And a vision appeared to Paul in the night; There stood a man of Macedonia, and prayed him, saying, Come over into Macedonia, and help us.
Note 1 at Ac 16:9: Macedonia was the country north of Achaia (see note 11 at Ac 18:12). It occupied the northeastern part of what we know today as Greece. Its principal cities were Neapolis (see note 5 at Ac 16:11), Philippi (see note 6 at Ac 16:12), Amphipolis (see note 1 at Ac 17:1), Apollonia (see note 2 at Ac 17:1), Thessalonica (see note 3 at Ac 17:1), and Berea (see note 1 at Ac 17:10).
The first importance of the country of Macedon came in 359 B.C. when Philip II of Macedon began to expand its borders through conquest. His son, Alexander the Great (ruling from 336 to 323 B.C.), made Macedon, or Greece, the worldwide power that was prophesied in Da 8:5, 8, and 21-23.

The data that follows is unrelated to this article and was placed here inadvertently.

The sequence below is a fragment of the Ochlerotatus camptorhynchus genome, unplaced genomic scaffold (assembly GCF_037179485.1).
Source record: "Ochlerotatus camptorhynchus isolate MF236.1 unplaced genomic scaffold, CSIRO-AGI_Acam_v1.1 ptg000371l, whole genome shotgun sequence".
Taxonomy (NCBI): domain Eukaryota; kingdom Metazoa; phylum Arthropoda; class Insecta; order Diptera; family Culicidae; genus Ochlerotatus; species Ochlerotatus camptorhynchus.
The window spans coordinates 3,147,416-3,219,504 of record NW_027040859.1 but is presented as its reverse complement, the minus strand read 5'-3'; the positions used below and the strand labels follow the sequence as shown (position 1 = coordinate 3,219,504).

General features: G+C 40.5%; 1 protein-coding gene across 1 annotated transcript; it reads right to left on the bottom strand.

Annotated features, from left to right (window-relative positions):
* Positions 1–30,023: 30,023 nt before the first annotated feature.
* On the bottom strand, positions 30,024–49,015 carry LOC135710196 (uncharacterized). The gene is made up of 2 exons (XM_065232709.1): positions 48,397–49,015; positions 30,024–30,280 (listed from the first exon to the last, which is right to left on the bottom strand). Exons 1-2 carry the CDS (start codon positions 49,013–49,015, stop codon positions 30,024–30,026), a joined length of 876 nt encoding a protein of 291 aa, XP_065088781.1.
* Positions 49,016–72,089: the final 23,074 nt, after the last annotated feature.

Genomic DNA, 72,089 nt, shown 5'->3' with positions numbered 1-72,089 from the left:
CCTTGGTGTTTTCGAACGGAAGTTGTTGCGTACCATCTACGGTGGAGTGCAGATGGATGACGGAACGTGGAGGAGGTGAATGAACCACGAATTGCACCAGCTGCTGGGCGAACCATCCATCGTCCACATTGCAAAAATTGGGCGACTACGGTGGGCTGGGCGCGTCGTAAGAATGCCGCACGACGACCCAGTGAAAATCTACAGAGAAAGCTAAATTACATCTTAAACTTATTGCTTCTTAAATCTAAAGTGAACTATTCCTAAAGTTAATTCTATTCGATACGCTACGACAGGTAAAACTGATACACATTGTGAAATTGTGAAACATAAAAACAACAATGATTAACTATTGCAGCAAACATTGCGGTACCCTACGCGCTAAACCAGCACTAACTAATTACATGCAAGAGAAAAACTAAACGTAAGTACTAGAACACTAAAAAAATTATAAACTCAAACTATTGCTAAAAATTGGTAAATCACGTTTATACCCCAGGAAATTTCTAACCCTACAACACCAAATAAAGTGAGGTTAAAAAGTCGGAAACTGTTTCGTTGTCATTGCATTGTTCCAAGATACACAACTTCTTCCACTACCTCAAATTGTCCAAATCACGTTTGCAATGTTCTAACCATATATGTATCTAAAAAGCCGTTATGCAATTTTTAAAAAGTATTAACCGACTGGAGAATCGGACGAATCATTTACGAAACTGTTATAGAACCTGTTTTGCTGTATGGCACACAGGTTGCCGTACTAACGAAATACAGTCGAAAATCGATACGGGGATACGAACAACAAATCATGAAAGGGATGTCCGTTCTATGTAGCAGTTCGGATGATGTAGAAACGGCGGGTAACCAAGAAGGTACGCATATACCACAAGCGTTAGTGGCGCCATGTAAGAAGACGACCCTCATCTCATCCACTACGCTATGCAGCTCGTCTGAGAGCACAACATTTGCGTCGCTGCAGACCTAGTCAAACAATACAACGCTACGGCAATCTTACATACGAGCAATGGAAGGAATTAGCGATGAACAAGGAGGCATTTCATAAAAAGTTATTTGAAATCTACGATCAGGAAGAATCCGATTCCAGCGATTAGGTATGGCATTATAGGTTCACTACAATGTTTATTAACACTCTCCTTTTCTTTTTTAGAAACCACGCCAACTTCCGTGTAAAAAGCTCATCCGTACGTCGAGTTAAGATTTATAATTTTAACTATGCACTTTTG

Paul took the Gospel to Macedonia on his second missionary journey (Ac 15:40-19:22) and also passed through this area at least twice on his third missionary trip (Ac 20:1 and 3). Gaius, Aristarchus, Sopater, and Secundus--Paul's companions--were Macedonians (Ac 19:29 and 20:4).